Category "Working"

The Killer App: Storytelling

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Every still photographer I know is struggling. But every still photographer I know that also does video is really busy. I love still photography. It’s the root of my whole career and I’m never going to abandon it. But it’s not enough by itself.

Source: The New York Times

Dissecting the Terms and Conditions Document

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Valuable information from Heather Elder Represents

DISSECTING THE TERMS AND CONDITIONS DOCUMENT On a few recent projects, we have spent a lot more time than usual reviewing specific terms and going back and forth with both agencies and lawyers to come up with language that works for everyone.  During these particular projects, I often felt at a bit of a disadvantage when there were lawyers involved and wishing we had one of our own to help navigate our point of view.

I figured we were not alone in this thinking so asked attorney Linda Joy Kattwinkel of Owen, Wickersham & Erickson, P.C. if she would help dissect a generic Terms and Conditions Document that we can share with our readers.  People were so appreciative of the information she shared regarding Copyright, we figured they would feel the same about Terms and Conditions.

The documents are a bit long and dense, so we are breaking this series up in a few posts.

The format we thought most helpful would be to 1) review the term 2) translate the term into layman’s language and 3) ask any relevant questions.

Terms #1-5 can be found here.
Terms #6-9 can be found here.
Terms #10-14 can be found here.

A Photographer’s Cheat Sheet to Making It In the Industry

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By Demetrius Fordham

In 2013, I was commissioned by Ilex Press and Hachette to write a book entitled “What They Didn’t Teach You in Photo School,” which just launched in the U.S. this month. The entire book is essentially a long cheat sheet on how to make it in the industry, based on the wisdom and advice of over 20+ photographers, photo editors, consultants, and industry leaders that I interviewed over the course of a year.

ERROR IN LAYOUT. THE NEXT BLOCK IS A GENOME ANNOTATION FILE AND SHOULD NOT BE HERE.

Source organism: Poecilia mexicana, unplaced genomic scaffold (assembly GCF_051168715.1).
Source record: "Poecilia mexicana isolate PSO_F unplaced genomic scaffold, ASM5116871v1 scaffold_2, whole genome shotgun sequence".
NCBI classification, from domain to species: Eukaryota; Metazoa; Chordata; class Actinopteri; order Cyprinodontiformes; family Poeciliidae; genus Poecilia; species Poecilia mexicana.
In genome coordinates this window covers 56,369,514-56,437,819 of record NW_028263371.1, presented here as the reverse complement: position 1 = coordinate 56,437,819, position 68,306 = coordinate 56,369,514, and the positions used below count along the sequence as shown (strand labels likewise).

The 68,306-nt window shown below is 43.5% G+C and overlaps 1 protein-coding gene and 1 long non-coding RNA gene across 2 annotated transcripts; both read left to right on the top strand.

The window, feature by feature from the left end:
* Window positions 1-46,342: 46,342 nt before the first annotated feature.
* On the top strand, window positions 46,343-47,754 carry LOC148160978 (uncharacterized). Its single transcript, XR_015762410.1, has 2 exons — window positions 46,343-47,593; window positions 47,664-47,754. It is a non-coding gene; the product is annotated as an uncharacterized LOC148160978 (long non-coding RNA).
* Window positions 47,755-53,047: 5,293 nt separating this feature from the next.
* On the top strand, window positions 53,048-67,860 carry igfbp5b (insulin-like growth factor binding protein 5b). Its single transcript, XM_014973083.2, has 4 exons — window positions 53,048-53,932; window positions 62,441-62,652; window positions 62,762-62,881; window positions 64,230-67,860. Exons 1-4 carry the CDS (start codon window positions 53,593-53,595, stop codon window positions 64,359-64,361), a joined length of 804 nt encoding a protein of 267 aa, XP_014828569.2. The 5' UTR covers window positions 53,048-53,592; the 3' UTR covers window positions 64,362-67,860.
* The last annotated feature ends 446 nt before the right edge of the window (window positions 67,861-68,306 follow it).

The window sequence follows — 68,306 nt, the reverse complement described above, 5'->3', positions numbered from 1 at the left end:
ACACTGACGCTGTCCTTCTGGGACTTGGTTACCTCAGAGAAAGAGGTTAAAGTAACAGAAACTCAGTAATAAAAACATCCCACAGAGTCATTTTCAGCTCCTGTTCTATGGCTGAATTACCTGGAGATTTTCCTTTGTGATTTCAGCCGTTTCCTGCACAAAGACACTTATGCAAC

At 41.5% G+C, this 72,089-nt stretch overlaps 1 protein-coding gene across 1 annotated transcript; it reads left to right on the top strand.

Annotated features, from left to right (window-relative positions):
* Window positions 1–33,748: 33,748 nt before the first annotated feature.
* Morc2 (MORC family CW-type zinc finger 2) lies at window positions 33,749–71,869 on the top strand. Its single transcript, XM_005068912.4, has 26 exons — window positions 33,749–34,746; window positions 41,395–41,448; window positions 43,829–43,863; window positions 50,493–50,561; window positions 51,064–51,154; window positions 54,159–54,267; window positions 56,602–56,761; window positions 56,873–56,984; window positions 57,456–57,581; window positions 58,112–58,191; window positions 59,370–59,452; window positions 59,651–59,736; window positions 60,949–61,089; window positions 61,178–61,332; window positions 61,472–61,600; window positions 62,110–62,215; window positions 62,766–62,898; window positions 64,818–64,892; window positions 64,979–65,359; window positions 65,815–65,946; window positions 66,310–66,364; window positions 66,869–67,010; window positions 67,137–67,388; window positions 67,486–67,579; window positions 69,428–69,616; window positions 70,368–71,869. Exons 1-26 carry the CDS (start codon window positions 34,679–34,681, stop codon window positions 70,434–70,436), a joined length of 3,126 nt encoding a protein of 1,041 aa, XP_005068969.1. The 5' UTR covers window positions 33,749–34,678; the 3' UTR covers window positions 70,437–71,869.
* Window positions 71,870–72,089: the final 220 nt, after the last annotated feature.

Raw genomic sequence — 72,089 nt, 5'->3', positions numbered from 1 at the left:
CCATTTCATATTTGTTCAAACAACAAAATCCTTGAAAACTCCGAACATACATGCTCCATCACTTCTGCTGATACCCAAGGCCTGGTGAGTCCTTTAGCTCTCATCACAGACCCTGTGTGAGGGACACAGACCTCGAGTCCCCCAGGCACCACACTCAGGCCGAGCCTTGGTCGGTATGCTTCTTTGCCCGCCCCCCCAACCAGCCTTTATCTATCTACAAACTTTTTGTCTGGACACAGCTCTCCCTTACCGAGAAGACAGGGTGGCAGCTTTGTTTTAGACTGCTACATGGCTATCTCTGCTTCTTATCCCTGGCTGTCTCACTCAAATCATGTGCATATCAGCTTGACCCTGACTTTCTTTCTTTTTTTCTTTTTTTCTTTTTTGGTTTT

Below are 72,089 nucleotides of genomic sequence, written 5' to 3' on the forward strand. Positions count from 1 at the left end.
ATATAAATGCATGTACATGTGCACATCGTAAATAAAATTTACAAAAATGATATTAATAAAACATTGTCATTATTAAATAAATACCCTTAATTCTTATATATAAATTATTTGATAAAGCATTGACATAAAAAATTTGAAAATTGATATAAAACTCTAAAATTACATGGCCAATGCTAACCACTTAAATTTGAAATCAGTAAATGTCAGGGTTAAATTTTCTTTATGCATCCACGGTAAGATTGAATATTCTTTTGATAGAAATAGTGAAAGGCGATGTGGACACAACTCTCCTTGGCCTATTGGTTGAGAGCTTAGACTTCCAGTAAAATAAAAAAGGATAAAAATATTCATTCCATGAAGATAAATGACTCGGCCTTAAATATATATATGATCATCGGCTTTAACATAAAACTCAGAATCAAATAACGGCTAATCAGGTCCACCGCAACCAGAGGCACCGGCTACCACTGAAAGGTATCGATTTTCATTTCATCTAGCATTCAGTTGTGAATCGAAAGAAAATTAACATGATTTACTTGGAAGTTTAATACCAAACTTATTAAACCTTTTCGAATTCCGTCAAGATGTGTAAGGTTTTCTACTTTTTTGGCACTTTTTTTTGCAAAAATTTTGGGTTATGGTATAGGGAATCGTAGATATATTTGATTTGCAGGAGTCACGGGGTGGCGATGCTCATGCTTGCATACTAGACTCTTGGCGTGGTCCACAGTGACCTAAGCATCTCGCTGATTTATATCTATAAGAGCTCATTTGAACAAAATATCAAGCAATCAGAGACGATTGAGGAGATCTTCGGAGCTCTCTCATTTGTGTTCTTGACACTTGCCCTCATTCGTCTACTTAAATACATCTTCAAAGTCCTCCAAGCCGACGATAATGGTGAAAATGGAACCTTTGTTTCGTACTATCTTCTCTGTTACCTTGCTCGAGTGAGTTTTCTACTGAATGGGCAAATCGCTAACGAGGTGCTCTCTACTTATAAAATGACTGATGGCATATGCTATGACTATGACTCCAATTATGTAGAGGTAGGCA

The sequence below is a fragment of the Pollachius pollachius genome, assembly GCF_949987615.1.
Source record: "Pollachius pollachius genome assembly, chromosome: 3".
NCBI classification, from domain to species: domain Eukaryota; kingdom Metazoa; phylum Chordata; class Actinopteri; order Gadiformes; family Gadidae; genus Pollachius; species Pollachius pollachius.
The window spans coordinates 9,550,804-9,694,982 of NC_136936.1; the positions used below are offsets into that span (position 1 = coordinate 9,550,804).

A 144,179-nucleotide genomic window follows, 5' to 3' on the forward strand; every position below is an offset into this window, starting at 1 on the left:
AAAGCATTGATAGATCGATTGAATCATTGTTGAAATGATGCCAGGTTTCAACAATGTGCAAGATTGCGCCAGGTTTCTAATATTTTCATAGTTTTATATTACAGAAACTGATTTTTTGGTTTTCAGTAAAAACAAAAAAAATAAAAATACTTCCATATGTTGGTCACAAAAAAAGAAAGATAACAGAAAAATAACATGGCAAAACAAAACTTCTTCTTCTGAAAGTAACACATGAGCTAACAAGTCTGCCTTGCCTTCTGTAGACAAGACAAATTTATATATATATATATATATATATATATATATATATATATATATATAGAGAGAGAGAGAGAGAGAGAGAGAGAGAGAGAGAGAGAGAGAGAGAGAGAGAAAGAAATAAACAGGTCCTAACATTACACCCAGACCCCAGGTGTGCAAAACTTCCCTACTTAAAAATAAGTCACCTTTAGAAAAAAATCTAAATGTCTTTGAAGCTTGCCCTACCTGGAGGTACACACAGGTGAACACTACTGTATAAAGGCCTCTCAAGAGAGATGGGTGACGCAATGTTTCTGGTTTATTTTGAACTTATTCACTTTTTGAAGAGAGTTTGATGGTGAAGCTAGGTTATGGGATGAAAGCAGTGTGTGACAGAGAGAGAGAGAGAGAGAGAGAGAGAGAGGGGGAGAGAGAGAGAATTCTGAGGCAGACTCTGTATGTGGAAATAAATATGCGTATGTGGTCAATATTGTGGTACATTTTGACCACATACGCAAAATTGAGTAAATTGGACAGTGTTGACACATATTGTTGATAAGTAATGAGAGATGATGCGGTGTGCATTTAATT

Though they covered every photography-related topic imaginable—from portfolio editing to managing finances—their collective advice can essentially be distilled into the following points. I hope you’ll find the following tips as helpful and enlightening as I did, regardless of how long you’ve been in the industry.

Find a mentor.
“You should never be the smartest person in the room,” was the best advice anyone ever gave me. It applies very literally to a career in photography: surround yourself with people who are smarter than you—they’ll push you to grow. Almost all of the photographers I interviewed cited a mentor, someone they went to for advice even long after they’d “made it,” someone who offered continual guidance and feedback on their work (generally a more illustrious, seasoned photographer). “Tap into the wisdom and genius of those who came before you,” advises commercial photographer Peter “Poby” Pobypicz. “Learn from their mistakes and lessons.”

Get business-savvy.
Without exception, the most successful photographers I met were the ones who treated their photography career like the business that it is. “The thing that holds back a lot of photographers is not having a plan, simply going from gig to gig,” says commercial and documentary photographer Doug Menuez. “They don’t have an understanding of the business side—the thing we all hate—and as a result, they never have enough cash to create the portfolio and marketing they need to establish themselves. It’s necessary to write a business plan that clearly states what the end game is, and how you see yourself getting there over however many years.”